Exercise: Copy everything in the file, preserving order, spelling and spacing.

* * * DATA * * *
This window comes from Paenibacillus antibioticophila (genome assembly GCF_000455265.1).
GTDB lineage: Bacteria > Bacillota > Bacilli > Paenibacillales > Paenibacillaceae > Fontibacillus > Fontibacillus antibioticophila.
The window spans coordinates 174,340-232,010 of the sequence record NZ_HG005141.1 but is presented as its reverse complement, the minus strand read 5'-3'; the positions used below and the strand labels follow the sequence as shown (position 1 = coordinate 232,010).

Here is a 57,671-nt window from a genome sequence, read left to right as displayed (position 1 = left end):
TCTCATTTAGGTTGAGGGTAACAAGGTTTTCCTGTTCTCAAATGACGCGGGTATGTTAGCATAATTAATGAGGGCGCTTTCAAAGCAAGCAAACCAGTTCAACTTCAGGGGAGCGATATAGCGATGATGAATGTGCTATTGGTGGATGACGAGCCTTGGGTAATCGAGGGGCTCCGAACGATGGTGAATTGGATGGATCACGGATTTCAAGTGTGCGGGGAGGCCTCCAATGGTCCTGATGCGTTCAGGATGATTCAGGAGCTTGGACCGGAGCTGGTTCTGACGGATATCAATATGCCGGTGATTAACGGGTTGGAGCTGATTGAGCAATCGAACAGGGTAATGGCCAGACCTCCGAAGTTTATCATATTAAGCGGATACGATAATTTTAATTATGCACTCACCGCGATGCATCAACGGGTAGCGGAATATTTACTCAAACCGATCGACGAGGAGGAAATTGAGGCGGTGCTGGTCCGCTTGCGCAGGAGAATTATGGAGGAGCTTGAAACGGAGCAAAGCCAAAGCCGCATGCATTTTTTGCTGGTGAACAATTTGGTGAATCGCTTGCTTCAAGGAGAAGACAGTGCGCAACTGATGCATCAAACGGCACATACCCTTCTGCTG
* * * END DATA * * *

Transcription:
This window comes from Paenibacillus antibioticophila (genome assembly GCF_000455265.1).
GTDB lineage: Bacteria > Bacillota > Bacilli > Paenibacillales > Paenibacillaceae > Fontibacillus > Fontibacillus antibioticophila.
The window spans coordinates 174,340-232,010 of the sequence record NZ_HG005141.1 but is presented as its reverse complement, the minus strand read 5'-3'; the positions used below and the strand labels follow the sequence as shown (position 1 = coordinate 232,010).

Here is a 57,671-nt window from a genome sequence, read left to right as displayed (position 1 = left end):
TCTCATTTAGGTTGAGGGTAACAAGGTTTTCCTGTTCTCAAATGACGCGGGTATGTTAGCATAATTAATGAGGGCGCTTTCAAAGCAAGCAAACCAGTTCAACTTCAGGGGAGCGATATAGCGATGATGAATGTGCTATTGGTGGATGACGAGCCTTGGGTAATCGAGGGGCTCCGAACGATGGTGAATTGGATGGATCACGGATTTCAAGTGTGCGGGGAGGCCTCCAATGGTCCTGATGCGTTCAGGATGATTCAGGAGCTTGGACCGGAGCTGGTTCTGACGGATATCAATATGCCGGTGATTAACGGGTTGGAGCTGATTGAGCAATCGAACAGGGTAATGGCCAGACCTCCGAAGTTTATCATATTAAGCGGATACGATAATTTTAATTATGCACTCACCGCGATGCATCAACGGGTAGCGGAATATTTACTCAAACCGATCGACGAGGAGGAAATTGAGGCGGTGCTGGTCCGCTTGCGCAGGAGAATTATGGAGGAGCTTGAAACGGAGCAAAGCCAAAGCCGCATGCATTTTTTGCTGGTGAACAATTTGGTGAATCGCTTGCTTCAAGGAGAAGACAGTGCGCAACTGATGCATCAAACGGCACATACCCTTCTGCTG